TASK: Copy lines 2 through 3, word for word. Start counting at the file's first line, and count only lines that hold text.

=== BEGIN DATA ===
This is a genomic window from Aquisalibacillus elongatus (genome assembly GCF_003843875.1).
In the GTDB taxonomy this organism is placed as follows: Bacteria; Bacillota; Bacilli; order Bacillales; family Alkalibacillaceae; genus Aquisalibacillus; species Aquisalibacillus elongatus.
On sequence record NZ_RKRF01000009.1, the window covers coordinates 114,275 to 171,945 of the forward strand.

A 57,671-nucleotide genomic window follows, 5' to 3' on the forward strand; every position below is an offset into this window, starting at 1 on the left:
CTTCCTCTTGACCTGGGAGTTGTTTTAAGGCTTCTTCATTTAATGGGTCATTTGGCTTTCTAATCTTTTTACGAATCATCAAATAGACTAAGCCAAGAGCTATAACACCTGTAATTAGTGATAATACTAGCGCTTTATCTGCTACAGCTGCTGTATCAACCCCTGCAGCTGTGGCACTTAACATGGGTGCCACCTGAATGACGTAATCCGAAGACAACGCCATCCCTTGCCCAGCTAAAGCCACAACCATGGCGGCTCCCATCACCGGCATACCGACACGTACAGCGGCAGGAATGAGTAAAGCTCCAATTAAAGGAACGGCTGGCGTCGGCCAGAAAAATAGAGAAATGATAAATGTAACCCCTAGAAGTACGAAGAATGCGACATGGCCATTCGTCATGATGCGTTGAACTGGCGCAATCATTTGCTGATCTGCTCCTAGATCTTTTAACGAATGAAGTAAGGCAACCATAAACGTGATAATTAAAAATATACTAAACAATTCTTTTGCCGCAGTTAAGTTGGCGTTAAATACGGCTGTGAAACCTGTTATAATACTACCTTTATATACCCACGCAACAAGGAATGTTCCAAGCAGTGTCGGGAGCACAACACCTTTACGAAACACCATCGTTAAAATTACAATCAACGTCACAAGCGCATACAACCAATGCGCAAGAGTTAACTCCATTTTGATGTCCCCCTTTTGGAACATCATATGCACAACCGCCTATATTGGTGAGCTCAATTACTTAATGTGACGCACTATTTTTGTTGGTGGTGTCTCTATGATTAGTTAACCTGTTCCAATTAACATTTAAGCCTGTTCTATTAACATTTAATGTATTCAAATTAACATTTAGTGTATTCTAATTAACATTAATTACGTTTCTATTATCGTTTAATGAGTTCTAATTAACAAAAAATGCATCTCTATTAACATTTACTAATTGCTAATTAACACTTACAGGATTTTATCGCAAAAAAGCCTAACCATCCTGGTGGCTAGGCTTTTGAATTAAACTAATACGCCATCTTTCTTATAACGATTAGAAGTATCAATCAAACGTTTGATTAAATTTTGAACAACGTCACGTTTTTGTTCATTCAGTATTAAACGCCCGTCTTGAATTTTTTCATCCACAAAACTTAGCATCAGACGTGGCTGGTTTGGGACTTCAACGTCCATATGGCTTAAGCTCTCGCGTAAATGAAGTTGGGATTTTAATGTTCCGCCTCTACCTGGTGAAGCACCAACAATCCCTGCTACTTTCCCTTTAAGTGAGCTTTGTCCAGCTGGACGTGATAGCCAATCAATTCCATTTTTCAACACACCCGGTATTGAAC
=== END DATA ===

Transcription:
In the GTDB taxonomy this organism is placed as follows: Bacteria; Bacillota; Bacilli; order Bacillales; family Alkalibacillaceae; genus Aquisalibacillus; species Aquisalibacillus elongatus.
On sequence record NZ_RKRF01000009.1, the window covers coordinates 114,275 to 171,945 of the forward strand.